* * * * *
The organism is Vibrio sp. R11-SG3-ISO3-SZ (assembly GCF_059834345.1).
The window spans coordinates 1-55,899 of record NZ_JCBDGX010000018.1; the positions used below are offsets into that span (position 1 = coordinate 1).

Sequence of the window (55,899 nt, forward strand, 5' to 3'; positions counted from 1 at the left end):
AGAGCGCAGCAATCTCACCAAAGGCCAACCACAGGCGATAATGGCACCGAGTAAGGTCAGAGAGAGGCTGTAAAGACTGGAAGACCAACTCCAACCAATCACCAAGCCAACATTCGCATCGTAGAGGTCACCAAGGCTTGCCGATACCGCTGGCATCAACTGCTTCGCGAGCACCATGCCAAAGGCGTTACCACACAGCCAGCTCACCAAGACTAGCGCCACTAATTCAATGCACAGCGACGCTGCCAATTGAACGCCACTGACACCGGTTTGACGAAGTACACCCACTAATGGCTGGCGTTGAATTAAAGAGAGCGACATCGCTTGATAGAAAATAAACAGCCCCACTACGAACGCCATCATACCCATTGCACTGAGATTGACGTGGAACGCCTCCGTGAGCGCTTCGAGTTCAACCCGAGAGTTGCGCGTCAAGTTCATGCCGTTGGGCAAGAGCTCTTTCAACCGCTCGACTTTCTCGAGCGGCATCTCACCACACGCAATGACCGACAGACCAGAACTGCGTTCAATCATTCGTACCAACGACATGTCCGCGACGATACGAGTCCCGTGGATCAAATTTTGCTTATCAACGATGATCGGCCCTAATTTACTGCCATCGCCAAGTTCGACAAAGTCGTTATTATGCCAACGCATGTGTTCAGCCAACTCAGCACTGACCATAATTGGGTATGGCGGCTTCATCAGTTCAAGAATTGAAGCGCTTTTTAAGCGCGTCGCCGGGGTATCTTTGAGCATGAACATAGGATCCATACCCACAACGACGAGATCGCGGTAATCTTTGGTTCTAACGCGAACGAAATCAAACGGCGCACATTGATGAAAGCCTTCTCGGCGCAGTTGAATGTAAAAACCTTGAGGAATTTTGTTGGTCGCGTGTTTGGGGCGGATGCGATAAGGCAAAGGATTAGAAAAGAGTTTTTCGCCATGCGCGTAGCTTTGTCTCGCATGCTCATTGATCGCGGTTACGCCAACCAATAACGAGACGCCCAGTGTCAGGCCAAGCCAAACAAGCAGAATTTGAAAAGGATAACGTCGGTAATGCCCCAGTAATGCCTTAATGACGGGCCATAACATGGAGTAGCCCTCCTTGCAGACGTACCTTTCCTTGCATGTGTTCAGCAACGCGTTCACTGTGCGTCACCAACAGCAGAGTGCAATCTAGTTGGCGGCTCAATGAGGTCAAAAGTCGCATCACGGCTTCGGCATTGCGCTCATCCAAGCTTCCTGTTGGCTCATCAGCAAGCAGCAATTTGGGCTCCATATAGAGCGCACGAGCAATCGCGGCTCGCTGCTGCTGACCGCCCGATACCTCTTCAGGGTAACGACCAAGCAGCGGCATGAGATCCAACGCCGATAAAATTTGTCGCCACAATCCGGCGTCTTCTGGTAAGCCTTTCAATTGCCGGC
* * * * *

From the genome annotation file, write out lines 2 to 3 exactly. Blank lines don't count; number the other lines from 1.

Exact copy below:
The window spans coordinates 1-55,899 of record NZ_JCBDGX010000018.1; the positions used below are offsets into that span (position 1 = coordinate 1).

Sequence of the window (55,899 nt, forward strand, 5' to 3'; positions counted from 1 at the left end):